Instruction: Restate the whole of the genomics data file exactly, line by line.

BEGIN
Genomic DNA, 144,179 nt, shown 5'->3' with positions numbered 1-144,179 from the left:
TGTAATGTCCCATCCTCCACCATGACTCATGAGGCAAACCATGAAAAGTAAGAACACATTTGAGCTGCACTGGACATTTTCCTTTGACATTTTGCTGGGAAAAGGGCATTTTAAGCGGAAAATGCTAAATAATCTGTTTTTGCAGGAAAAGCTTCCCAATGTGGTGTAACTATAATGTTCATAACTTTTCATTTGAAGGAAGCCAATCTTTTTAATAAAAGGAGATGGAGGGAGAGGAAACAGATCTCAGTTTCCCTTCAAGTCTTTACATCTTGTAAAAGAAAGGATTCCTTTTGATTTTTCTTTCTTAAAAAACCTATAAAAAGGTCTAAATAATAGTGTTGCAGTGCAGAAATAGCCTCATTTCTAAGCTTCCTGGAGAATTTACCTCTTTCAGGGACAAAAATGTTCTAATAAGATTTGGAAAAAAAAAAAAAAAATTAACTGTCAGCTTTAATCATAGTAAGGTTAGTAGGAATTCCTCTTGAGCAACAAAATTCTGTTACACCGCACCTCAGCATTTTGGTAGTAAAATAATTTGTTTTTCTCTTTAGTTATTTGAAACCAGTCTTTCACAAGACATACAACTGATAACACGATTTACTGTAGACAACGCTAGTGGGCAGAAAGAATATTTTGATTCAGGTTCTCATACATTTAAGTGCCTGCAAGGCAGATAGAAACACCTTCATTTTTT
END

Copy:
Genomic DNA, 144,179 nt, shown 5'->3' with positions numbered 1-144,179 from the left:
TGTAATGTCCCATCCTCCACCATGACTCATGAGGCAAACCATGAAAAGTAAGAACACATTTGAGCTGCACTGGACATTTTCCTTTGACATTTTGCTGGGAAAAGGGCATTTTAAGCGGAAAATGCTAAATAATCTGTTTTTGCAGGAAAAGCTTCCCAATGTGGTGTAACTATAATGTTCATAACTTTTCATTTGAAGGAAGCCAATCTTTTTAATAAAAGGAGATGGAGGGAGAGGAAACAGATCTCAGTTTCCCTTCAAGTCTTTACATCTTGTAAAAGAAAGGATTCCTTTTGATTTTTCTTTCTTAAAAAACCTATAAAAAGGTCTAAATAATAGTGTTGCAGTGCAGAAATAGCCTCATTTCTAAGCTTCCTGGAGAATTTACCTCTTTCAGGGACAAAAATGTTCTAATAAGATTTGGAAAAAAAAAAAAAAAATTAACTGTCAGCTTTAATCATAGTAAGGTTAGTAGGAATTCCTCTTGAGCAACAAAATTCTGTTACACCGCACCTCAGCATTTTGGTAGTAAAATAATTTGTTTTTCTCTTTAGTTATTTGAAACCAGTCTTTCACAAGACATACAACTGATAACACGATTTACTGTAGACAACGCTAGTGGGCAGAAAGAATATTTTGATTCAGGTTCTCATACATTTAAGTGCCTGCAAGGCAGATAGAAACACCTTCATTTTTT